The 'praxis'are the exercises thatspeech therapists most use in their daily practice. Refers to little exercises isolated that they usually practice within their sessions and that they recommend to families to also practice at home with the children. There are a multitude of praxis for each of the oral muscles of children.
We explain the main characteristics, types and utilities of these Oral praxis and how are speech therapy exercises for children.
It is common that when our young children have difficulties with functions, such as speech, swallowing, breathing, fluency and / or voice, and the speech therapists recommend certain exercises or praxis. It is important to know that you are must be personalized for each child and its concrete difficulties. Once worked and achieved, they will be changed for more complex ones or they will be eliminated.
Next, we will delve a little more into this concept of praxis by answering the following three questions:
- What are the characteristics of praxis?
- What types of praxis are there?
- What are the benefits of praxis?
In summary, the main characteristics of praxis would be two: the number of repetitions and the effort or force in the exercise. Thus, the main uses are to improve mobility and muscle tone, through repetition and / or strength exercises. Existing praxis for each of the main three oral muscles:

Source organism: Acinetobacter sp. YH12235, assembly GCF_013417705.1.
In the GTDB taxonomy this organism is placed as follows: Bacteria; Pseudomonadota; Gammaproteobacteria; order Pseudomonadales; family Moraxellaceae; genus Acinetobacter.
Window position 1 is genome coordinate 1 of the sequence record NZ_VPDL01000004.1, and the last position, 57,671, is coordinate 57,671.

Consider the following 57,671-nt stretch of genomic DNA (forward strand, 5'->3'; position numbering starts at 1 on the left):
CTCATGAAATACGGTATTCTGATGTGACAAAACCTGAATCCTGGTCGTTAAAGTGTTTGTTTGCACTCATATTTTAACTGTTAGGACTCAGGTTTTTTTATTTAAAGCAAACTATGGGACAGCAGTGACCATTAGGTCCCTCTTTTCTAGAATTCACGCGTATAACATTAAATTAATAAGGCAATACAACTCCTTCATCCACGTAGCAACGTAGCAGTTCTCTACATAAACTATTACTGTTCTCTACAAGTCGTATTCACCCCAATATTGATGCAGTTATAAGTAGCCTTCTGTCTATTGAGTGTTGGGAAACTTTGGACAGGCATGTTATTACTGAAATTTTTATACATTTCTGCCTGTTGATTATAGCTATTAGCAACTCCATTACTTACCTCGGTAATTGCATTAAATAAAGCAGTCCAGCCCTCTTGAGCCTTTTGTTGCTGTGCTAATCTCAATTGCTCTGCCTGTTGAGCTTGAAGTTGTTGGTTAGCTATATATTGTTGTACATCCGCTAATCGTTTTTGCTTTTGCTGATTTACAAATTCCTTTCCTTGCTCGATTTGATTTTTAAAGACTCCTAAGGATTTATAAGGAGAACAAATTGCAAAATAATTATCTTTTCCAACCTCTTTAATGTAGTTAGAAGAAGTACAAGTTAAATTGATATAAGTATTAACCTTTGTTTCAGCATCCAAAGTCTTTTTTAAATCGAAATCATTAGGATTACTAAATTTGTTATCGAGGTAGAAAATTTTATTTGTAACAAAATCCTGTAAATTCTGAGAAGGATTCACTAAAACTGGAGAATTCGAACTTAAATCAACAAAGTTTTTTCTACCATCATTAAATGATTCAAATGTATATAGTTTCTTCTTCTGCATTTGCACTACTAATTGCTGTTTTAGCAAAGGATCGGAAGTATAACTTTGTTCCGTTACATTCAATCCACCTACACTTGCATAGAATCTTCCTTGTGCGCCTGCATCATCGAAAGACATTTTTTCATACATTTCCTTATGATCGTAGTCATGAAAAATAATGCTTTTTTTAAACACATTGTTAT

- Praxias on lips
The lips are a rounded musculature that must move with precision and force. There are specific exercises to improve mobility such as kissing or specific exercises to improve strength such as holding a pencil on the upper lip or overcoming the force of a button behind the lips.
- Praxias on cheeks
The cheeks are broad and strong muscles that participate in the suction. Normally when it is weak in strength, there is usually a fall and food remains are observed on the sides of the mouth. To work on their strength, syringe suction exercises with gradually more complex tasks (water, air, etc.) are usually proposed.
- Praxias in language
The tongue is a complex musculature that should be relatively triangular in shape, strong and broad in motion. When this musculature is weak, it tends to have a dropped and rounded position in shape, and when its movement is not very agile it usually costs tongue elevation and lateralization to the sides. To work on your strength, strength work is usually proposed against depressors (wooden sticks). And to work your movement you usually propose numerous exercises such as cleaning your teeth or the palate with your tongue.
In most cases, these exercises are short and easy, as well as easily acquired in a short period of time, because they all include small muscles (lips, tongue, cheeks, etc.) unlike other much more complex and large body muscles (extremities, head, trunk, etc.).
You can read more articles similar to How are speech therapy exercises for children, in the Language category - On-site speech therapy.